Several moribund projects have been revived. Repairs of Afam Power Station added 110MW in 2017 and another 240MW will be added this year through a private investment partnership.

Katsina Power Project is now being tested and producing 10MW of power from wind for the first time in Nigeria. It should be fully operational this year.

The Zungeru 700MW Hydroelectric Power Project, stalled by court cases is due for completion in 2019. The transmission and other requirements to operate the 30MW Gurara Phase 1 Hydroelectric Plant, the 40MW Kashimbilla Hydroelectric Plant and the 215 MW Kaduna Gas/LPG/Diesel Power Plant will also be completed this year.

A landmark project, Mambilla Hydroelectric Power Project is at last taking off. This project has been on the drawing Board for 40 years, but now the engineering, procurement and construction contract for the 3,050MW project has been agreed with a Chinese joint venture Company with a financing commitment from the government of China. Completion is targeted for 2023.

As I mentioned earlier, the Transmission Company of Nigeria can now distribute all the 7,000MW that can be generated. TCN and the Niger Delta Holding Company have added 1,950MVA of 330 down to 132KV transformer capacity of 10 transmission stations and 2,930MVA of 132 down to 33KV transformer capacity of 42 sub-stations including Ikot Ekpene, Aba, Alagbon, Ajah, Ejigbo, Funtua and Zaria.

This Administration is working with the privatised distribution Companies to overcome the continuing challenges of distribution.

These massive public works should spearhead the recovery and lead millions back to employment. You will recall that it was not until last year that we got out of the economic recession into which the country had fallen as a consequence of past unsustainable economic policies which projected short-term illusory growth.

The government is slowly stabilizing the economy.

It was in order to change the steady and steep decline that we adopted the more sustainable policies and programmes captured in the Economic Recovery Plan. Diversification efforts have resulted in improved output particularly in agriculture and solid minerals sectors. The relative exchange rate stability has improved manufacturing sector performance.

We have got to get used to discipline and direction in economic management. The days of business, as usual, are numbered.

Two years ago I appealed to people to go back to the land. I am highly gratified that agriculture has picked up, contributing to the government’s effort to restructure the economy. Rice imports will stop this year. Local rice, fresher and more nutritious will be on our dishes from now on.

By the same token, I am today appealing to enterprising Nigerians with ideas and unemployed graduates and other able-bodied and literate men and women with ideas not to just sit and wait for employment from the government or the Organized Private Sector. Great nations are built by enterprising people who turn their hands to anything that circumstances dictate.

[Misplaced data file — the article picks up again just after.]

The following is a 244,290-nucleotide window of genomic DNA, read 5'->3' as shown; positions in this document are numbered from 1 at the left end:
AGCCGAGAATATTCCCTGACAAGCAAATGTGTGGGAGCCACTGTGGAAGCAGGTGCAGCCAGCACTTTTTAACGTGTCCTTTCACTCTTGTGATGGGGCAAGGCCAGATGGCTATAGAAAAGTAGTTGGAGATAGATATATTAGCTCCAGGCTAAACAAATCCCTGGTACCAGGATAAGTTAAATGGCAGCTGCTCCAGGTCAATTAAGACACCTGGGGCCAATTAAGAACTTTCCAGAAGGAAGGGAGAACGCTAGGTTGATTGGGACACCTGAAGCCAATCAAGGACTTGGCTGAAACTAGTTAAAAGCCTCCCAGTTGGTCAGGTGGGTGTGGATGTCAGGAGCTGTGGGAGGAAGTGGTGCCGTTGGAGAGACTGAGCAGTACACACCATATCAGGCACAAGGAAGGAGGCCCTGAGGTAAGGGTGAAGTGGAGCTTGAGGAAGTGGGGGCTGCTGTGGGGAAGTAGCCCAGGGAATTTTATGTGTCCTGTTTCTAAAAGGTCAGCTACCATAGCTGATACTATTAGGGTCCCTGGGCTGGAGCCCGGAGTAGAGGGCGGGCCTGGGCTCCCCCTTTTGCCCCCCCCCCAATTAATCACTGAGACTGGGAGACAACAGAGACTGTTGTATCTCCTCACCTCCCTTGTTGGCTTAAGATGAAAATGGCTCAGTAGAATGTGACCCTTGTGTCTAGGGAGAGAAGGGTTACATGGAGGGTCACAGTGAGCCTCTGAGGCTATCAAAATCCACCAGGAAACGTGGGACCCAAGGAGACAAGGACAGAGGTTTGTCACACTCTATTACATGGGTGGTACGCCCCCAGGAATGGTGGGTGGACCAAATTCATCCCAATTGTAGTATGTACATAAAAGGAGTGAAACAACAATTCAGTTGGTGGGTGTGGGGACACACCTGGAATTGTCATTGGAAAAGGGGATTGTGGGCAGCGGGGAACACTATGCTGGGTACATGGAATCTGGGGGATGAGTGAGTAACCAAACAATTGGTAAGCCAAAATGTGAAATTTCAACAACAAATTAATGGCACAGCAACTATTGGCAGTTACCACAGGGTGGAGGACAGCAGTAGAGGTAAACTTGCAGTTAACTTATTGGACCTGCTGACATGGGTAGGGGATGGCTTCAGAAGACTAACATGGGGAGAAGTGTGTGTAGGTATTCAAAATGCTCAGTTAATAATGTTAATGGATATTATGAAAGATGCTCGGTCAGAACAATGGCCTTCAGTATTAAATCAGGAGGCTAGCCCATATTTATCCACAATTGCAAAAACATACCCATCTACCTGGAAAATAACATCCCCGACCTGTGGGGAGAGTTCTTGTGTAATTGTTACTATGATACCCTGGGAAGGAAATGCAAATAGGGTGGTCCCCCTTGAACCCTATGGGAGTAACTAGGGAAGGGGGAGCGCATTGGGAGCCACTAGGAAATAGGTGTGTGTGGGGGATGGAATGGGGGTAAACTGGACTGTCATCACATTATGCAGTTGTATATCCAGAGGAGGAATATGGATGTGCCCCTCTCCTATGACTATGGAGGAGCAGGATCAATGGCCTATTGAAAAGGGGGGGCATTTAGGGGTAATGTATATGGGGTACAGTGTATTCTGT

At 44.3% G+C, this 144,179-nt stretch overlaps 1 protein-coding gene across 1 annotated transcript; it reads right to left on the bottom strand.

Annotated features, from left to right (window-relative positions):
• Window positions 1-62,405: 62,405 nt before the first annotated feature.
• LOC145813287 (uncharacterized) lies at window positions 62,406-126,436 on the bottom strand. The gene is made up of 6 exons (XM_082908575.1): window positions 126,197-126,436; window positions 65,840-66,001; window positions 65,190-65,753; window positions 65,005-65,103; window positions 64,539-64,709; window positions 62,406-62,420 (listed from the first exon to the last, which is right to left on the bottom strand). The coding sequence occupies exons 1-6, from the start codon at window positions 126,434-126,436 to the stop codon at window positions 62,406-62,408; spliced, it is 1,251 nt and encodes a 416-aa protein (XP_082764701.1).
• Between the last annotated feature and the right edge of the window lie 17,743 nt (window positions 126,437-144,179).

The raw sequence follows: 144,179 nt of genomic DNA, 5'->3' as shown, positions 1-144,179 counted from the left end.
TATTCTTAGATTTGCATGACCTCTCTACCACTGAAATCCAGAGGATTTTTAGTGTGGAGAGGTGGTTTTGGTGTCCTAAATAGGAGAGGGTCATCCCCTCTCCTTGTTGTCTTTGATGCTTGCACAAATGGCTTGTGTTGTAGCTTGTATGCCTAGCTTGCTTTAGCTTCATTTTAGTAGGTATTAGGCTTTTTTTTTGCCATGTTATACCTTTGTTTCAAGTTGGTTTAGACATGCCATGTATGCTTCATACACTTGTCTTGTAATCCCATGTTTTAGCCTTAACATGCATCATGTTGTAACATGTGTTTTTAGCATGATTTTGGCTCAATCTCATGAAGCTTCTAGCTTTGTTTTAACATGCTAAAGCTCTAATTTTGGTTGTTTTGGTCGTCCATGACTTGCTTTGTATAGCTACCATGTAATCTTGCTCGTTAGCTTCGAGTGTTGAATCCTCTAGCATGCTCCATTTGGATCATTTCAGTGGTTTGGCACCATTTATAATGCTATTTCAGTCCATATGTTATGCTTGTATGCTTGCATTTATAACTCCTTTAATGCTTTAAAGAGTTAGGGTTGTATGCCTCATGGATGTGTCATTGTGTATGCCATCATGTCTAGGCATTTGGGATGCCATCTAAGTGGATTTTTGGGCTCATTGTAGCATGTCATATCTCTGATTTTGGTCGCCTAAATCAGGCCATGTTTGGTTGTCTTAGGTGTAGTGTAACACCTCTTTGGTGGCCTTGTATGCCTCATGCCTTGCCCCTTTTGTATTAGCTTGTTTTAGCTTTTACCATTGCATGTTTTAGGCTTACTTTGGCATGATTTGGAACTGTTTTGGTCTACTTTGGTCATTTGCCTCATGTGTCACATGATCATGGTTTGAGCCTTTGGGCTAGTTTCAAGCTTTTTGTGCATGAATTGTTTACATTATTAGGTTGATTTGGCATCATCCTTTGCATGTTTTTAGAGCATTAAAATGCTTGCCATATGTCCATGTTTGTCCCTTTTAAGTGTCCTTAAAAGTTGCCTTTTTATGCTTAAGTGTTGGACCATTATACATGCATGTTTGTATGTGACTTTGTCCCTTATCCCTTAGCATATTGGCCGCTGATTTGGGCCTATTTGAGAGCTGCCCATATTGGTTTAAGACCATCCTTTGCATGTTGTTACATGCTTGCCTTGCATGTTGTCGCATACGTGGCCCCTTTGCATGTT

In respect of political developments, I have kept a close watch on the on-going debate about “Restructuring”. No human law or edifice is perfect. Whatever structure we develop must periodically be perfected according to changing circumstances and the country’s socio-economic developments. We Nigerians can be very impatient and want to improve our conditions faster than may be possible considering our resources and capabilities. When all the aggregates of nationwide opinions are considered, my firm view is that our problems are more to do with process than structure.

We tried the Parliamentary system: we jettisoned it. Now there are shrill cries for a return to the Parliamentary structure. In older democracies, these systems took centuries to evolve so we cannot expect a copied system to fit neatly our purposes. We must give a long period of trial and improvement before the system we have adopted is anywhere near fit for purpose.

However, there is a strong case for a closer look at the cost of government and for the public services long used to extravagance, waste and corruption to change for the better. I assure you that government is ever receptive to ideas which will improve governance and contribute to the country’s peace and stability.

As the electioneering season approaches politicians must avoid exploiting ethnicity and religion by linking ethnicity with religion and religion with politics. Such must be avoided at all costs if we are to live in harmony.

In this respect, the rest of Nigeria could learn from the South Western States who have successfully internalized religion, ethnicity and politics.

Political discourse should be conducted with civility, decorum and in a constitutional manner. We all have a collective responsibility to strengthen our democracy and entrench the rule of law. We should draw encouragement from the series of bye-elections conducted by INEC last year which were generally violence-free and their outcomes adjudged to be free and fair.

Before I conclude my address I must reassure my fellow citizens that security of life and property is still top of our government’s agenda. We have since beaten Boko Haram. Isolated attacks still occur, but even the best-policed countries cannot prevent determined criminals from committing terrible acts of terror as we have seen during the past years in Europe, Asia, Middle East, elsewhere in Africa and in America.